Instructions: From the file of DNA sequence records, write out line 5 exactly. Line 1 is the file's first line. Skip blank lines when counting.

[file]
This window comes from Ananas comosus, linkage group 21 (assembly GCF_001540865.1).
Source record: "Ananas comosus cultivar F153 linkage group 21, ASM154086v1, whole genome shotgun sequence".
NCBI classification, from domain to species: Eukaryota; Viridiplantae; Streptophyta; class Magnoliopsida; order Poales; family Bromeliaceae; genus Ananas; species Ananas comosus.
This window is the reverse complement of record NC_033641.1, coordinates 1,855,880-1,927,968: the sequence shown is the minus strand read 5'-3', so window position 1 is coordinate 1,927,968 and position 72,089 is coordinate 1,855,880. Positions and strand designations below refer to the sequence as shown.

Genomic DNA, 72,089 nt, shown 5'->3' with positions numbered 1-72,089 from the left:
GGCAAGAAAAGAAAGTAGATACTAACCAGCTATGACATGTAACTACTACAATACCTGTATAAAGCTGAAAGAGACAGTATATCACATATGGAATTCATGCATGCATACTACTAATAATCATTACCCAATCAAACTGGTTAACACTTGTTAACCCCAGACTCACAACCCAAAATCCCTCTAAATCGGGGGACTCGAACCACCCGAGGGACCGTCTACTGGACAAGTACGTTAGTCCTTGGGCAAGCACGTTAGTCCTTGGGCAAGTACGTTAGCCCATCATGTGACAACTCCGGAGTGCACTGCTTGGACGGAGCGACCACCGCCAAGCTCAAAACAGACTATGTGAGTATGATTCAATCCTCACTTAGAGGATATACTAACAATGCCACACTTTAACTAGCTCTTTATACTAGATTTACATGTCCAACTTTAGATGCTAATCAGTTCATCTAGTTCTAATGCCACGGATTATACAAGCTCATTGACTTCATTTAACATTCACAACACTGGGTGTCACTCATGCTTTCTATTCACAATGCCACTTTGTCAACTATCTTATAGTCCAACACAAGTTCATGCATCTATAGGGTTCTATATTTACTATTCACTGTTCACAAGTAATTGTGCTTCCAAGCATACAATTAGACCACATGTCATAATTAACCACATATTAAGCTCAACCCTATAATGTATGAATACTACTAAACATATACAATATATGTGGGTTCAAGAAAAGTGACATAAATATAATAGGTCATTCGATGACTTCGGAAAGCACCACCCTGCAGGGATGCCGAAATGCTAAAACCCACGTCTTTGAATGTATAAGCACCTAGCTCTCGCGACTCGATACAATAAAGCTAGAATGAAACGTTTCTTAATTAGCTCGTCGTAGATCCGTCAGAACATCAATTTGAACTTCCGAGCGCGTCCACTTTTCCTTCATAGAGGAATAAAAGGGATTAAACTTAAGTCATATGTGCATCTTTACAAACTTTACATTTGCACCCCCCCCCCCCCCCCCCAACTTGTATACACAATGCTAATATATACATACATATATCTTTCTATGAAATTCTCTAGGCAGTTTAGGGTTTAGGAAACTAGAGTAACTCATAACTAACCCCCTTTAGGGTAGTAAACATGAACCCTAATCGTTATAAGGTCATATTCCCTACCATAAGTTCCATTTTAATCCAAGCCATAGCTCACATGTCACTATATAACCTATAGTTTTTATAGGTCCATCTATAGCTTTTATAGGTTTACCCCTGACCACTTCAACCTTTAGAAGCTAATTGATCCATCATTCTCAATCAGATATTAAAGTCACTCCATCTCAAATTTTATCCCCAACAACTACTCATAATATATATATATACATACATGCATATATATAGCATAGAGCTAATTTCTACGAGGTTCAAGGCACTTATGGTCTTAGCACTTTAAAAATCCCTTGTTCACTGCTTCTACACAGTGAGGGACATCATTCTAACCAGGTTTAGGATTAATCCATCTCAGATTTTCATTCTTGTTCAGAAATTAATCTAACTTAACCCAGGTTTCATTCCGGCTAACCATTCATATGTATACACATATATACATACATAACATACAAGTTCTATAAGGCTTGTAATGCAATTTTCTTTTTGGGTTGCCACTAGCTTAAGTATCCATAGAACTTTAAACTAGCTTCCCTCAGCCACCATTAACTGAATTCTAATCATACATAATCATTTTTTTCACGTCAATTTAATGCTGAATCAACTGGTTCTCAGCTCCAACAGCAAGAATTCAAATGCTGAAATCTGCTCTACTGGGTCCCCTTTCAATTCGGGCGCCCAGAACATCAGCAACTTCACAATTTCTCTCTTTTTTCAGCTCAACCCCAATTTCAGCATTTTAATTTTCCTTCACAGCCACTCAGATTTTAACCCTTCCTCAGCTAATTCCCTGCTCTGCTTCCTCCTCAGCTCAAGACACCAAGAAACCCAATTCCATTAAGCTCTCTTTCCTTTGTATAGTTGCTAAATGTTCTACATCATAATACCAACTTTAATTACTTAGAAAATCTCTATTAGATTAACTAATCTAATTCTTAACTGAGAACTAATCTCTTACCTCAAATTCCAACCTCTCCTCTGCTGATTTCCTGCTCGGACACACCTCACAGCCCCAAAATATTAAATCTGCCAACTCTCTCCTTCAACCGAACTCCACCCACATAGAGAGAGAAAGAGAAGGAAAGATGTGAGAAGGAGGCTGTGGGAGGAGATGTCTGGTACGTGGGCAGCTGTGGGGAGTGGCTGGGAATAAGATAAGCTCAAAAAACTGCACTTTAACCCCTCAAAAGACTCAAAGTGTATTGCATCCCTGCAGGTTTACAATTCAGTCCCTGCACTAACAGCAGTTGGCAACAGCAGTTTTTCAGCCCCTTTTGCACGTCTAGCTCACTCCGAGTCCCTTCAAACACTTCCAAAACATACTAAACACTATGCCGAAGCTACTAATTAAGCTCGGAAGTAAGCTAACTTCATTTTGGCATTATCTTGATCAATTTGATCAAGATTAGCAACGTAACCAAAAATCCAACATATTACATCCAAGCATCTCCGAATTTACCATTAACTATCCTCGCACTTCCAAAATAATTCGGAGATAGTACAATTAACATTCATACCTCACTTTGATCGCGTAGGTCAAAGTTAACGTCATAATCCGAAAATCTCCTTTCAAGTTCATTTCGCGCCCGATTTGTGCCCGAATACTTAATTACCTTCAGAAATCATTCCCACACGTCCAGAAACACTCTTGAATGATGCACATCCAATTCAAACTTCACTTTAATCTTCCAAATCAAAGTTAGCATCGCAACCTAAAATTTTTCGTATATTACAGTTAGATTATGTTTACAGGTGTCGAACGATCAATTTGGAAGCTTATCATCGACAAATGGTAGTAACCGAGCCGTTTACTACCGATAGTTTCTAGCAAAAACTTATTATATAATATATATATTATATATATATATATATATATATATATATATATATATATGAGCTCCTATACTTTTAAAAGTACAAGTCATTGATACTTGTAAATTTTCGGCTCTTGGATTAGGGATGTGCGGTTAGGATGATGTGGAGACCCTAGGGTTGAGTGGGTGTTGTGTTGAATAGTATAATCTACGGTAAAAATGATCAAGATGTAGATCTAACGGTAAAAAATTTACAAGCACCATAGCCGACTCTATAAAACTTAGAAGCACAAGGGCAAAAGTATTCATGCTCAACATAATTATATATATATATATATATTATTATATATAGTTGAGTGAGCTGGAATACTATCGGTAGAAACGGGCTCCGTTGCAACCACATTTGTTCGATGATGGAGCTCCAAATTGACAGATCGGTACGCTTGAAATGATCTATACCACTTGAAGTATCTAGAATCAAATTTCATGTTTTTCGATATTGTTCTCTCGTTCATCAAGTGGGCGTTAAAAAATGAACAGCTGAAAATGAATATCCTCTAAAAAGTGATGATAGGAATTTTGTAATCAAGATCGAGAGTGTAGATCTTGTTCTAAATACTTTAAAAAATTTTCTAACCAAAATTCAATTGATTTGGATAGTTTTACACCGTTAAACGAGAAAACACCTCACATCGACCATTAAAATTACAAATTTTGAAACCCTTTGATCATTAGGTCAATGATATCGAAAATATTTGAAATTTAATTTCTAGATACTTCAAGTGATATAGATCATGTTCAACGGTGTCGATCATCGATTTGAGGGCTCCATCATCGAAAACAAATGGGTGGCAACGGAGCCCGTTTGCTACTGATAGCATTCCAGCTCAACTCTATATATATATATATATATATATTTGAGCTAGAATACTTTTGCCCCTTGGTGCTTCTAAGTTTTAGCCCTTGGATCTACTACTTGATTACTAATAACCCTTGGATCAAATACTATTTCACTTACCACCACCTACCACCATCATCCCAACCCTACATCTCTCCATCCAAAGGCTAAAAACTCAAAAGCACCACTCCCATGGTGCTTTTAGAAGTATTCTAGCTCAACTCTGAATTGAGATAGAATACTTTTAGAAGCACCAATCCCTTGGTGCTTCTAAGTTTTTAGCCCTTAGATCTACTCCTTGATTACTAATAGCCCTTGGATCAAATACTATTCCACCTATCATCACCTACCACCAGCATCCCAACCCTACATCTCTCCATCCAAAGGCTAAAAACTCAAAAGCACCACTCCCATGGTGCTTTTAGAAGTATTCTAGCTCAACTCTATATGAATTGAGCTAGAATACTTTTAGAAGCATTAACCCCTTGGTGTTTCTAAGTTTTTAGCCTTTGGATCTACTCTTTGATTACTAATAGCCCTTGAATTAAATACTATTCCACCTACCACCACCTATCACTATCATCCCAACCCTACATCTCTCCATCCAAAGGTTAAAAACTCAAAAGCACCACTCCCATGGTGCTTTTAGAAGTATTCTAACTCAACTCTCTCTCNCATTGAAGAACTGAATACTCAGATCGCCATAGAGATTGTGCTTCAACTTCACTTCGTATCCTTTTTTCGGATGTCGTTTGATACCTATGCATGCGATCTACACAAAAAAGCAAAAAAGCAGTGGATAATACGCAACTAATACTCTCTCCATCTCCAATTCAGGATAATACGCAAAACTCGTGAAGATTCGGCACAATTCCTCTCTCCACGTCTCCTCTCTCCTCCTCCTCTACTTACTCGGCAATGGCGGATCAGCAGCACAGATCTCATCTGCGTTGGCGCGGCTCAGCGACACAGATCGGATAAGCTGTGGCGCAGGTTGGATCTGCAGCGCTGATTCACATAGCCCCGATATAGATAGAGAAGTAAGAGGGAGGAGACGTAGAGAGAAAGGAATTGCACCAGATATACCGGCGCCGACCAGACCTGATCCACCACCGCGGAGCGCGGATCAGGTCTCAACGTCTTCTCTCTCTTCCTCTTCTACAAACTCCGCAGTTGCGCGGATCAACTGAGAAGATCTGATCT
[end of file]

Genomic DNA, 72,089 nt, shown 5'->3' with positions numbered 1-72,089 from the left: